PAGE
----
One of the most important functions of a conductor is to cue musicians to begin playing, particularly if they have waited silently for a long time; if the cue is not clear, they might not start playing in the right place. I found that our subjects would frequently withdraw gestural information suddenly before giving a cue. That is, their EMG signals (particularly from the left bicep) often went to nearly zero before signaling the onset of an important event or entrance. Such an event happened in P1’s session at bar number 32 of the Dance movement in Prokofiev’s Romeo and Juliet Suite; many of the woodwinds need to play after many measures of silence. Leading up to this event, P1 used his left hand normally, and then, two measures before the wind entrance, stopped using it completely. Then, just in time for the cue, he gave a big pickup and downbeat with the left arm. In repetitions of the same passage, the same action is repeated. This is demonstrated in Figure 18, from P1’s left biceps signal:
In a second example, P1 demonstrated this flatlining feature in his left bicep at the beginning of an extreme crescendo in the string section. During this passage, corresponding to measures 3-7 after A in the last movement of Tchaikovsky’s Symphony no. 6, P1’s right biceps continued to beat regularly.
In an example from subject P3 I found two successive flatlines, flanking a gradual decrescendo. These events were interspersed by four repetitions of a theme. These repetitions alternate in emphasis, switching twice from medium loudness (mezzo forte, mf) to extra loudness (fortissimo, ff). The segment begins with the second theme of Sousa’s Washington Post March, followed by an answer in a complementary theme (conducted softly in the right bicep while flatlining in the left) followed by a second statement of it (conducted forte in both arms). This is followed by a bridge (conducted piano with less motion in both arms), leading to a repetition of this whole section. Leading up to the fourth repetition, perhaps for emphasis, there is a longer flatline section and a much higher-amplitude EMG signal.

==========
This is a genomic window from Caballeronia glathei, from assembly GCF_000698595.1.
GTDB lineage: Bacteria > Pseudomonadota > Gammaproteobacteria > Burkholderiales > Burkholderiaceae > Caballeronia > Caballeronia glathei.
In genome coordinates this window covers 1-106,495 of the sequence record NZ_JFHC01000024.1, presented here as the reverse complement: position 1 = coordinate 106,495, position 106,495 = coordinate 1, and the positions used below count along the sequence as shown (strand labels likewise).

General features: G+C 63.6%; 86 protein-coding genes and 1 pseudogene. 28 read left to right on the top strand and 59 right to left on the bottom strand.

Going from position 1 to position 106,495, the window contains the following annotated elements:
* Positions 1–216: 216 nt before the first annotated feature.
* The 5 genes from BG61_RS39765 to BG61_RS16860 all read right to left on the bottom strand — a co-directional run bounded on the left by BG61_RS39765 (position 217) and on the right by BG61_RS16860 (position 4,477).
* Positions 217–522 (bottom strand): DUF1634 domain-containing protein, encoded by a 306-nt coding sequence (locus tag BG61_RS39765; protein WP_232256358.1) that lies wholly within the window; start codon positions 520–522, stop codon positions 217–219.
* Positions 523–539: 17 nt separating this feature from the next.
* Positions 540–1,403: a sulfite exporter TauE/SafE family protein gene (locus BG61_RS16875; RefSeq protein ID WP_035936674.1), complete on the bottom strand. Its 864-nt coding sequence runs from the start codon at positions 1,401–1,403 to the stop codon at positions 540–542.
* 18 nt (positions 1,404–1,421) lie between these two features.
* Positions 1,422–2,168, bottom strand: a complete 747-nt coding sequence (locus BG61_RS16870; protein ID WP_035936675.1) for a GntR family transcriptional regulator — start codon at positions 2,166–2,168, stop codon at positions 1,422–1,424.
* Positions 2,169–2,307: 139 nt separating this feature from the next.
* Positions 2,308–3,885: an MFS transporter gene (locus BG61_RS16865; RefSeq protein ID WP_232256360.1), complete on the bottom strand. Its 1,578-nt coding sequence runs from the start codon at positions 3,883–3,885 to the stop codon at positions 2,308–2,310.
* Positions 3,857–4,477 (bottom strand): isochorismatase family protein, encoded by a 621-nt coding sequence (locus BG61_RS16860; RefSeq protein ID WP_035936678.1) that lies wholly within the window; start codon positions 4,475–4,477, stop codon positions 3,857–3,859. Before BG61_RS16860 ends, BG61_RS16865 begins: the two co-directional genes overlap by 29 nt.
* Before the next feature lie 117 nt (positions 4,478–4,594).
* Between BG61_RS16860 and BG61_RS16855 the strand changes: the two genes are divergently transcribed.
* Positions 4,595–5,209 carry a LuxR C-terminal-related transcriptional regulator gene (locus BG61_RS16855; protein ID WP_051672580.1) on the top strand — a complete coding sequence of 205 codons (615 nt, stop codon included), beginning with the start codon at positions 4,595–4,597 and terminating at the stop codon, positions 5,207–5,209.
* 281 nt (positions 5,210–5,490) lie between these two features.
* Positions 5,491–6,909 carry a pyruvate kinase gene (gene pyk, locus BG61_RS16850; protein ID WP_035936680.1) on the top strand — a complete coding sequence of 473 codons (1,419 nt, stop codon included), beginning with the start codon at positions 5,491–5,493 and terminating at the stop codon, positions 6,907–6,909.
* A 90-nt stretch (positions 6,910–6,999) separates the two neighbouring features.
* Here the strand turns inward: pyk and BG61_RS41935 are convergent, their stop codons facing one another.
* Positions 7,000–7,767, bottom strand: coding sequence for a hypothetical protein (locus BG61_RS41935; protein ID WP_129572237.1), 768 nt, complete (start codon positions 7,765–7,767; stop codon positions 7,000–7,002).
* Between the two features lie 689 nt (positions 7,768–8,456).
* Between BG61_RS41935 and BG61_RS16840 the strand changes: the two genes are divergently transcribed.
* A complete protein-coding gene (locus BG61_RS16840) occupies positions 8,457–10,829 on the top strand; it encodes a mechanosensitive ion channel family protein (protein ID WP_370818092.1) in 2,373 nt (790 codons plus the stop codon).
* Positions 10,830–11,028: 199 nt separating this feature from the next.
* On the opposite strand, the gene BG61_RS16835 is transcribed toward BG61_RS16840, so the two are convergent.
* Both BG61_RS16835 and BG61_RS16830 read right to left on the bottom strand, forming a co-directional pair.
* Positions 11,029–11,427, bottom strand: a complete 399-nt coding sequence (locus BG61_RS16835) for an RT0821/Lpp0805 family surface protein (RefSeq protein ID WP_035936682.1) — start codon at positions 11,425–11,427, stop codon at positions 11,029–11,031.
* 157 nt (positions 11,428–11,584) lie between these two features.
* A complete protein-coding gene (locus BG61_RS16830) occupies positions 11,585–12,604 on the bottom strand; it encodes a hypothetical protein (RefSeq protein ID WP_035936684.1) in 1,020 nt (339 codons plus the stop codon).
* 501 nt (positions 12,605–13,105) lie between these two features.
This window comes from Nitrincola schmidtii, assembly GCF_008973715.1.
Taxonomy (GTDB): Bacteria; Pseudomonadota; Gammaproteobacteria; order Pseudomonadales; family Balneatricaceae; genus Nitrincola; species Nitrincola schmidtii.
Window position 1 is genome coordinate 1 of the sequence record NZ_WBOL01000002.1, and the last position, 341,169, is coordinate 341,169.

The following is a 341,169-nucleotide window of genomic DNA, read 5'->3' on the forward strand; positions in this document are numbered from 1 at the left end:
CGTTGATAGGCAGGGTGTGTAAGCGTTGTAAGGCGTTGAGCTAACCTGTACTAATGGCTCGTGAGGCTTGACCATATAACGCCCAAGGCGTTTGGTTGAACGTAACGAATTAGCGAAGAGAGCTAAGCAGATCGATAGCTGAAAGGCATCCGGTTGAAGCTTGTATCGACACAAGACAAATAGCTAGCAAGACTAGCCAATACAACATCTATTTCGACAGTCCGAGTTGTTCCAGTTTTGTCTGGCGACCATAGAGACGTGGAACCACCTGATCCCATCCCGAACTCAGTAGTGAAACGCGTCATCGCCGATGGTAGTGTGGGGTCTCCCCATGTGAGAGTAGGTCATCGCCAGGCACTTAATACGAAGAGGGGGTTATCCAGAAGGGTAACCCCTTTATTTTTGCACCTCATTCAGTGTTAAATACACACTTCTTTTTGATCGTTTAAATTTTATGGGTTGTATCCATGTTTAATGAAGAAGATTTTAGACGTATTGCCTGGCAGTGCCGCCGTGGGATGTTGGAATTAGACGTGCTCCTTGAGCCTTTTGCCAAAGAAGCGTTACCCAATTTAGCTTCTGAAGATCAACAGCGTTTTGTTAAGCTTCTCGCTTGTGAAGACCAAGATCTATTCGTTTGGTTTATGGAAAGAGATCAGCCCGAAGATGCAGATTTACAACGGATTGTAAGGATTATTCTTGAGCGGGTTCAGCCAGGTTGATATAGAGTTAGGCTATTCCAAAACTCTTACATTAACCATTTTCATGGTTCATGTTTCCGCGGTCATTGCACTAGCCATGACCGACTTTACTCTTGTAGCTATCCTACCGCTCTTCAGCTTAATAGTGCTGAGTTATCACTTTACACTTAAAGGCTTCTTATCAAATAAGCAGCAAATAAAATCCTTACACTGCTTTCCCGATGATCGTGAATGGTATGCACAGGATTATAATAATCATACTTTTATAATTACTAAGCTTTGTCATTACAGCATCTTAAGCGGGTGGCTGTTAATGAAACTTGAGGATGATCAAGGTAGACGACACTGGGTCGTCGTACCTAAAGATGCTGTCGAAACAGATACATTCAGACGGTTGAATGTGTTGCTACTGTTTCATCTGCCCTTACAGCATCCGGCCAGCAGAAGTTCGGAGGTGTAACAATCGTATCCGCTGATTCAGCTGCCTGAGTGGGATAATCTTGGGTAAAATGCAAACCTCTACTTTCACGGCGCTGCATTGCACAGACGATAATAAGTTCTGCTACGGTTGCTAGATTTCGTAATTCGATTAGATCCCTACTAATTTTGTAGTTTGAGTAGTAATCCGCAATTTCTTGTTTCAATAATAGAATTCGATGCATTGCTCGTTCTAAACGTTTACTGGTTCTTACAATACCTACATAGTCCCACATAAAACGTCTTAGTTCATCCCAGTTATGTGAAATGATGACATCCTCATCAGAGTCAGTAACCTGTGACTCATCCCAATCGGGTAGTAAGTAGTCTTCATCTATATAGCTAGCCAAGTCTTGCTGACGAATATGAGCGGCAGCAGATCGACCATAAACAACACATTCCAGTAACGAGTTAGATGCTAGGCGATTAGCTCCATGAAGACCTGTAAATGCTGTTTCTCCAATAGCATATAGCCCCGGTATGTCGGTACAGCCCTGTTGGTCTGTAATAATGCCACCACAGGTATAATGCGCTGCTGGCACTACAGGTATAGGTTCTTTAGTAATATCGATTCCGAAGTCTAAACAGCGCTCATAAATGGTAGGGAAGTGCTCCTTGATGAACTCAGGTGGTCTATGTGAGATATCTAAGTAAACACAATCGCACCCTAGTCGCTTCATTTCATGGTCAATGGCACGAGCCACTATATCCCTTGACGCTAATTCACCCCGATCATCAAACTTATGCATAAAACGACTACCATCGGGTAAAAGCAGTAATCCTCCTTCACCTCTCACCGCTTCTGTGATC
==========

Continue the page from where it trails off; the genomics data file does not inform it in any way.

The extreme effects in the EMG signals in this section might be attributed to the fact that this data was taken during a concert and this segment is from the first piece on the program, so there may have been a desire to start off with a rousing piece. P3 starts the piece with very big, accented gestures, and then lets the tension decrease way down; at the recap of one of the opening themes, he flatlines before it in order to offset it and thereby amplify the contrast.
A reasonable hypothesis for why these "flatline" phenomena occur could be that the sudden lack of information is eye-catching for the musicians, and requires minimal effort from the conductor. The quick change between information-carrying and non-information-carrying states could be an efficient way of providing an extra cue ahead of time for the musicians. It is also possible that the flatlining phenomena in these examples from conductors are reflective of similar phenomena in other areas outside of human musical behavior. For example, snakes coil before striking, cats pause before pouncing, and windspeeds and barometric pressure decrease right before the arrival of storms. There is a known neurological principle called ‘preparatory inhibition’ which also describes similar phenomena in human behavior.